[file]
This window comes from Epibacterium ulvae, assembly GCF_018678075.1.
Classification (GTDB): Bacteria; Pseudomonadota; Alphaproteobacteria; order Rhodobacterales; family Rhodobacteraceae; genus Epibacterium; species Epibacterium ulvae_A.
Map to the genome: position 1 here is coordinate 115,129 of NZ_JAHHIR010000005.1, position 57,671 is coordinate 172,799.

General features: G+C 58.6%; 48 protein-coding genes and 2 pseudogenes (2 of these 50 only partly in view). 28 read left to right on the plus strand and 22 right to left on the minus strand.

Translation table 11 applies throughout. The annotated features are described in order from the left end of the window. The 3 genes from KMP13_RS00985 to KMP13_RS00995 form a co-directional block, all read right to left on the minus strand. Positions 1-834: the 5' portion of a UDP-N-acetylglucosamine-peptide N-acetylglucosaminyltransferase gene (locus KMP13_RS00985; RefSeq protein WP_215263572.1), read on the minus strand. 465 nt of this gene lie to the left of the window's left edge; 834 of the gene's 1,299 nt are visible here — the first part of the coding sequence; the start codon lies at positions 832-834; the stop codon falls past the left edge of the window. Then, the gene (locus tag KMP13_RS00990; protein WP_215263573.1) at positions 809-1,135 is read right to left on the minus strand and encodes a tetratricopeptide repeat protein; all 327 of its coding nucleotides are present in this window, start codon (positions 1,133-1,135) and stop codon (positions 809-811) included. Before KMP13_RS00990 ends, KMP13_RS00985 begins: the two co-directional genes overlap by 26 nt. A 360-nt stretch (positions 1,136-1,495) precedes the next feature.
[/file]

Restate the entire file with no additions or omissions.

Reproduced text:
This window comes from Epibacterium ulvae, assembly GCF_018678075.1.
Classification (GTDB): Bacteria; Pseudomonadota; Alphaproteobacteria; order Rhodobacterales; family Rhodobacteraceae; genus Epibacterium; species Epibacterium ulvae_A.
Map to the genome: position 1 here is coordinate 115,129 of NZ_JAHHIR010000005.1, position 57,671 is coordinate 172,799.

General features: G+C 58.6%; 48 protein-coding genes and 2 pseudogenes (2 of these 50 only partly in view). 28 read left to right on the plus strand and 22 right to left on the minus strand.

Translation table 11 applies throughout. The annotated features are described in order from the left end of the window. The 3 genes from KMP13_RS00985 to KMP13_RS00995 form a co-directional block, all read right to left on the minus strand. Positions 1-834: the 5' portion of a UDP-N-acetylglucosamine-peptide N-acetylglucosaminyltransferase gene (locus KMP13_RS00985; RefSeq protein WP_215263572.1), read on the minus strand. 465 nt of this gene lie to the left of the window's left edge; 834 of the gene's 1,299 nt are visible here — the first part of the coding sequence; the start codon lies at positions 832-834; the stop codon falls past the left edge of the window. Then, the gene (locus tag KMP13_RS00990; protein WP_215263573.1) at positions 809-1,135 is read right to left on the minus strand and encodes a tetratricopeptide repeat protein; all 327 of its coding nucleotides are present in this window, start codon (positions 1,133-1,135) and stop codon (positions 809-811) included. Before KMP13_RS00990 ends, KMP13_RS00985 begins: the two co-directional genes overlap by 26 nt. A 360-nt stretch (positions 1,136-1,495) precedes the next feature.